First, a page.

Sugar reduction summit

Cheese blasted by fat reduction campaigner

By Rod Addy contact

- Last updated on GMT

Some cheeses may contain less fat than people think - pic courtesy of www.iStock.com, Sabrina dei Nobili
Some cheeses may contain less fat than people think - pic courtesy of www.iStock.com, Sabrina dei Nobili

Related tags: Nutrition

Cheese came under fire from anti-obesity campaigner Professor Graham MacGregor at a recent conference for its high fat content.

Responding to a question from FoodManufacture.co.uk, MacGregor, professor of cardiovascular medicine at the Wolfson Institute of Preventive Medicine, said cheese was very high in saturated fat and salt.

He accepted that eating cheese could contribute to increasing calcium intake, but said its fat content outweighed this advantage.

‘Can’t see reason to eat cheese’

“I personally can’t see any reason to eat cheese … I don’t think it should be a staple part of the diet,”​ he said, speaking at the Sugar Reduction Summit, held at the Royal Society in London on July 9.

Responding to MacGregor’s comments, Dr Alison Tedstone, director of diet and obesity and chief nutritionist for Public Health England, was less scathing.

“Graham is absolutely right: some dairy products can be high in fat and salt,”​ she said. But she stressed there were plenty of low-fat dairy alternatives. “Low fat dairy products provide just as much calcium intake.”

As a result, the current backlash against obesity and encouragement to eat more healthily offered opportunities for dairy manufacturers to develop low fat products, she said.

Dairy free products

Separately, Michelle Berriedale-Johnson, founder of the FreeFrom Food Awards and editor of FreeFromMatters websites​, told FoodManufacture.co.uk that current healthy eating campaigns could increase demand for low-fat and no-fat dairy free products.

“The focus tends to be on gluten rather than dairy, but the potential is there … You have to be careful, because there has been so much emphasis on dairy as a source of vitamins and calcium, so you have to replace these nutrients, but dairy free definitely has legs …”

Trade organisation the British Cheese Board (BCB) claims on its website​ that many cheeses do not contain as much saturated fat as a lot of consumers believe. A survey backed by the BCB indicated 36% of consumers believed more than half of cheese was composed of fat.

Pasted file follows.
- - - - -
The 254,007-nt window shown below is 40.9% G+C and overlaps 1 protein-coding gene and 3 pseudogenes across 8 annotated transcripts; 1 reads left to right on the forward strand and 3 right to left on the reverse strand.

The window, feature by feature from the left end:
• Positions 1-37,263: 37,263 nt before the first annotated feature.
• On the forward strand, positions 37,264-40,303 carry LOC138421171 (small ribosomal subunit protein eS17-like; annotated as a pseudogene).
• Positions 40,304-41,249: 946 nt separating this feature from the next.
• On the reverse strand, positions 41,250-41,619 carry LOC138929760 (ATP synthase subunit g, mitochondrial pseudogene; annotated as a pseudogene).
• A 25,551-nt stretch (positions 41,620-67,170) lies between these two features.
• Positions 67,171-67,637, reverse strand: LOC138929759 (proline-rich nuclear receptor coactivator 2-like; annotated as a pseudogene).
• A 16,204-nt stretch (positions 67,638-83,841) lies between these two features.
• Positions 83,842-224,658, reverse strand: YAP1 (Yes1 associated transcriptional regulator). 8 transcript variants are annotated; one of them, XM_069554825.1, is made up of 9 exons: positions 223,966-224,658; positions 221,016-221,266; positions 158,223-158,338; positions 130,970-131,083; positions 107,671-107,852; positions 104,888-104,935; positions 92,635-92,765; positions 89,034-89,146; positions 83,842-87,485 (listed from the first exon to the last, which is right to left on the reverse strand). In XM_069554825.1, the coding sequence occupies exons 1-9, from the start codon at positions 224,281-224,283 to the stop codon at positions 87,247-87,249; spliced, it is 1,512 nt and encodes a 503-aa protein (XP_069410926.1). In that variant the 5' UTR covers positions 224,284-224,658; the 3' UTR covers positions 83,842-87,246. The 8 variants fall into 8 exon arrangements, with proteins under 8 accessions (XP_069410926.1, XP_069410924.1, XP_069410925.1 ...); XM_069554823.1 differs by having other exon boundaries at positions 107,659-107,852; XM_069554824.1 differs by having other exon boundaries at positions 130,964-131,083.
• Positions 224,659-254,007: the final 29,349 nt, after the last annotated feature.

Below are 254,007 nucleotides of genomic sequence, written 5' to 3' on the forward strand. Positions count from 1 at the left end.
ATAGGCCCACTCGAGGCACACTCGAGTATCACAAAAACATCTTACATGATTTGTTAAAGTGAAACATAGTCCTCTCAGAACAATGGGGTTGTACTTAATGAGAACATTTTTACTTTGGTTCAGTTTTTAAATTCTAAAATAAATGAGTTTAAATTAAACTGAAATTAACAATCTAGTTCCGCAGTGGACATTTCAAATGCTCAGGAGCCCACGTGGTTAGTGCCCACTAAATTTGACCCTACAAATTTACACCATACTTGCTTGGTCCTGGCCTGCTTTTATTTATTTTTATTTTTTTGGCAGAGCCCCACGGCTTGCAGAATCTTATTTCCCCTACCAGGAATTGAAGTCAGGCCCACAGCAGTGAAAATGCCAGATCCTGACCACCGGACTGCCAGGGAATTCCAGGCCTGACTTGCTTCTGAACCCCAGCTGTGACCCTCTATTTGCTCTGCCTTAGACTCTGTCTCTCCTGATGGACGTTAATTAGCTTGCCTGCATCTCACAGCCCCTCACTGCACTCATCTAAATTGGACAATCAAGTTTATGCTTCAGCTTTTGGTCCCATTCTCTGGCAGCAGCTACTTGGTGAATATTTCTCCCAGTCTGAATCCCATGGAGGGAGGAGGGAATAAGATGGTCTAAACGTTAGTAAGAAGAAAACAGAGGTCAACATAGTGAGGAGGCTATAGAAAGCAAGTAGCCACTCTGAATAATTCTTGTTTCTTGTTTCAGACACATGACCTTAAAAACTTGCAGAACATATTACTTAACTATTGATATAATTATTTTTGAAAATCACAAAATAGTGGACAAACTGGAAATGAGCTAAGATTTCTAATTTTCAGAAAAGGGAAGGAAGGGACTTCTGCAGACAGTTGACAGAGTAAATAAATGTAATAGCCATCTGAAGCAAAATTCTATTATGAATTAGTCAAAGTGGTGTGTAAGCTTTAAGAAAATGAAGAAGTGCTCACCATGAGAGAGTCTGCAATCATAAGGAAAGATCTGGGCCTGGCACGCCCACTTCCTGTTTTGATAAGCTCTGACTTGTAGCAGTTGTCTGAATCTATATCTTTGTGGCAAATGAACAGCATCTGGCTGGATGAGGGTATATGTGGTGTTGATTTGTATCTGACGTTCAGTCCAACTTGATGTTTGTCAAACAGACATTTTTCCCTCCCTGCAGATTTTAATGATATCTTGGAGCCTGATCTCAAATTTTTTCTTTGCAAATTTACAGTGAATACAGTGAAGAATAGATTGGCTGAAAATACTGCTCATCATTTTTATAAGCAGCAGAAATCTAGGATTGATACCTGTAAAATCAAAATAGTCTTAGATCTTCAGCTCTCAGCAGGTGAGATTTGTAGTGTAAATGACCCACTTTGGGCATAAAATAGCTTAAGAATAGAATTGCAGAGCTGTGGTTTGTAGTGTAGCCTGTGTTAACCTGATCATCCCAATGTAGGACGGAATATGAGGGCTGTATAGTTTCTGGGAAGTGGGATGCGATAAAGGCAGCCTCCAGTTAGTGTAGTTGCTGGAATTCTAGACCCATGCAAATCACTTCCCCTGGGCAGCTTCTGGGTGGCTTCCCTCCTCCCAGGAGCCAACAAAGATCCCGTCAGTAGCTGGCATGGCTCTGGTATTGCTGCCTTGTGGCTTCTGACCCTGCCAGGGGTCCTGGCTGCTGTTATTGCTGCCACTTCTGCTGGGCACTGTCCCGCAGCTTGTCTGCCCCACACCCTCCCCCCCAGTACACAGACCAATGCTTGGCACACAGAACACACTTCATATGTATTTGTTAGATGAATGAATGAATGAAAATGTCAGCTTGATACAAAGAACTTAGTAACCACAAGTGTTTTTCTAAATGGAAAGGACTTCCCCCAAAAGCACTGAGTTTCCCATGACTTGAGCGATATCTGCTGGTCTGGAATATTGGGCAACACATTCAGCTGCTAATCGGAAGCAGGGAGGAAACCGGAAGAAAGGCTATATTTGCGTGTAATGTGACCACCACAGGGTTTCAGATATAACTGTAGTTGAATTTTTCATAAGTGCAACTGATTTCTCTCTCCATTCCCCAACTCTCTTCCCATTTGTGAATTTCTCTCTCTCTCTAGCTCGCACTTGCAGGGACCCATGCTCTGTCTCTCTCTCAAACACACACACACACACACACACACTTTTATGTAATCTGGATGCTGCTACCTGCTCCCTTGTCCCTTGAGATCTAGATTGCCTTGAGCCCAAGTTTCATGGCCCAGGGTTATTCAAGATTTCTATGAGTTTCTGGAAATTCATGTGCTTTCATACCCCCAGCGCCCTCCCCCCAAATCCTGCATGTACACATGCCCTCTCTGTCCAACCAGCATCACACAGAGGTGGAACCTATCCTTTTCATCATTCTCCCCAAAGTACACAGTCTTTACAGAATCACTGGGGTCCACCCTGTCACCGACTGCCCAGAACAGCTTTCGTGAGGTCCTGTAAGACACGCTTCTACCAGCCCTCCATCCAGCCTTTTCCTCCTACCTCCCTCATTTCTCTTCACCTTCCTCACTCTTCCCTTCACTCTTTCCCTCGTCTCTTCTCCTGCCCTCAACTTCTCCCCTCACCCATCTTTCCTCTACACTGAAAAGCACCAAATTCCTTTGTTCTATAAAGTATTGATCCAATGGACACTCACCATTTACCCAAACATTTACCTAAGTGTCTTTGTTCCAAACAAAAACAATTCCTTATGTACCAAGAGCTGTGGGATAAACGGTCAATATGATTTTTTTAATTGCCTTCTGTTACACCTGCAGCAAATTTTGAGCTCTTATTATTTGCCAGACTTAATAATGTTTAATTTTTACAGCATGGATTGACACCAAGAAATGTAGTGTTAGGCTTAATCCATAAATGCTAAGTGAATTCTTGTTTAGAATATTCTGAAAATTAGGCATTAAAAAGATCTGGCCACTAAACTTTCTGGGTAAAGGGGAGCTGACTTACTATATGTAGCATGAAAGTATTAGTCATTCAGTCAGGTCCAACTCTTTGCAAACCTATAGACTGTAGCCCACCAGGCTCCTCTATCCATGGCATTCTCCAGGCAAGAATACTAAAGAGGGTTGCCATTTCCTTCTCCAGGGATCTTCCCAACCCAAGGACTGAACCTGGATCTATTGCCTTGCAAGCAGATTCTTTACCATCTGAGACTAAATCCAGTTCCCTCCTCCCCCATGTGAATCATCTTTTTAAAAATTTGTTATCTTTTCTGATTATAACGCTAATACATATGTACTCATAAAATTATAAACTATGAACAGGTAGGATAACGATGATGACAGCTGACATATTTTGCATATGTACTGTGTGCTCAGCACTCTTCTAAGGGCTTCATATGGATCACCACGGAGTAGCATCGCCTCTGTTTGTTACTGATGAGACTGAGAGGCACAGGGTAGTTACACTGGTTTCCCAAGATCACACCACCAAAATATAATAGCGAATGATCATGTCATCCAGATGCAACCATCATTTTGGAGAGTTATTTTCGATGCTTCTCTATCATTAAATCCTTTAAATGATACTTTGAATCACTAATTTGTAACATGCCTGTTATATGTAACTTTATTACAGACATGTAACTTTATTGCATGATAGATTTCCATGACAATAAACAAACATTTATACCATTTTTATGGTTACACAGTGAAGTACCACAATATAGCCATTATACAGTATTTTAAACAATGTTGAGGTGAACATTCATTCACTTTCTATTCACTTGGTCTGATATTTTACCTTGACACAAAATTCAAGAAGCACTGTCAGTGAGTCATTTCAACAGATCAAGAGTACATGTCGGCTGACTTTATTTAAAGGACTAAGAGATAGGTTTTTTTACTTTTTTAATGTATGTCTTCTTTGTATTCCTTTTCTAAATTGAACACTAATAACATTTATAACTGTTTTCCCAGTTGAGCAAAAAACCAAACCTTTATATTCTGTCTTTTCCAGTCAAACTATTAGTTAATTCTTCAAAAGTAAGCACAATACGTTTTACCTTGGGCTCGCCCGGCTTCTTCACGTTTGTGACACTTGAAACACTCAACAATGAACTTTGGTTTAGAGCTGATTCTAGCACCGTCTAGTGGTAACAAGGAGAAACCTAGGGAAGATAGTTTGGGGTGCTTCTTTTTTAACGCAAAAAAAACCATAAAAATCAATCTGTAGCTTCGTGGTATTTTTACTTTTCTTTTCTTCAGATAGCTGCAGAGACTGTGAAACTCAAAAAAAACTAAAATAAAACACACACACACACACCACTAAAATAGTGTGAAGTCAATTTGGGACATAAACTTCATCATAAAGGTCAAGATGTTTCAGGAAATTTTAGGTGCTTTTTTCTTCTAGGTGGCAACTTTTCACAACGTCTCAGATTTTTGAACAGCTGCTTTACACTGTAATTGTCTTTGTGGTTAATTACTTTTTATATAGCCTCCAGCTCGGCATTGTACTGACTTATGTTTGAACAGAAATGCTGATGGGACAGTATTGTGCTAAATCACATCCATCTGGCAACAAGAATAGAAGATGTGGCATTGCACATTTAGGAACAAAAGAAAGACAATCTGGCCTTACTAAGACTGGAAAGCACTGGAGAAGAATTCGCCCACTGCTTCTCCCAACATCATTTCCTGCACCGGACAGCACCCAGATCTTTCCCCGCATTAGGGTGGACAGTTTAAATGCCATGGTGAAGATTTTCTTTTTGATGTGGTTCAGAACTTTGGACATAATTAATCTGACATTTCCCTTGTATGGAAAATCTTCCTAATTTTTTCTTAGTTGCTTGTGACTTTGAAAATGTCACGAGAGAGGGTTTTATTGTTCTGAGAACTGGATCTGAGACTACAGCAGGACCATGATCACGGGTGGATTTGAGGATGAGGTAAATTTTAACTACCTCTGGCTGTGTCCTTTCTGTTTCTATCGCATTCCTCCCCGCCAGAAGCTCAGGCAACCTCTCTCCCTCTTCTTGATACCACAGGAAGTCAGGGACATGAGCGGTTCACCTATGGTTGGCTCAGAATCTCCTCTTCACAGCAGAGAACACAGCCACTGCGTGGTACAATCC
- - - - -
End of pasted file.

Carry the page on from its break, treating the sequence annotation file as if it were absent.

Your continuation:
However, it stressed that Cheddar cheese, for example, contained just 34% fat and that, in addition to calcium, cheese was a good source of protein and Vitamin B12.

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2 comments

Cheese as part of a balanced diet

Posted by Clare Cheney,

There is an alternative to reduced fat cheese. That is, eat a smaller portion of a full fat version. The fact remains that most people love cheese and they just need to be informed as to how they can continue to include it in their diets without overdoing the salt and fat in the overall diet.

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Ignorance on cheese

Posted by Dr Rob Winwood CSci FIFST,

Repetition and speaking loudly doesn't make something right. A number of recent RCTs on cheese and other dairy products show them to be PROTECTIVE against cardiovascular disease. Cheese contains beneficial peptides and even its trans fats are natural and have not been shown to cause health problems. The Swiss, Swedes and Dutch are huge dairy consumers are NOT reknown for their heart health problems. Fat, even most sat fats are not bad for you eaten in moderation - and hence with cheese, its a case of a little of what you fancy does you good.

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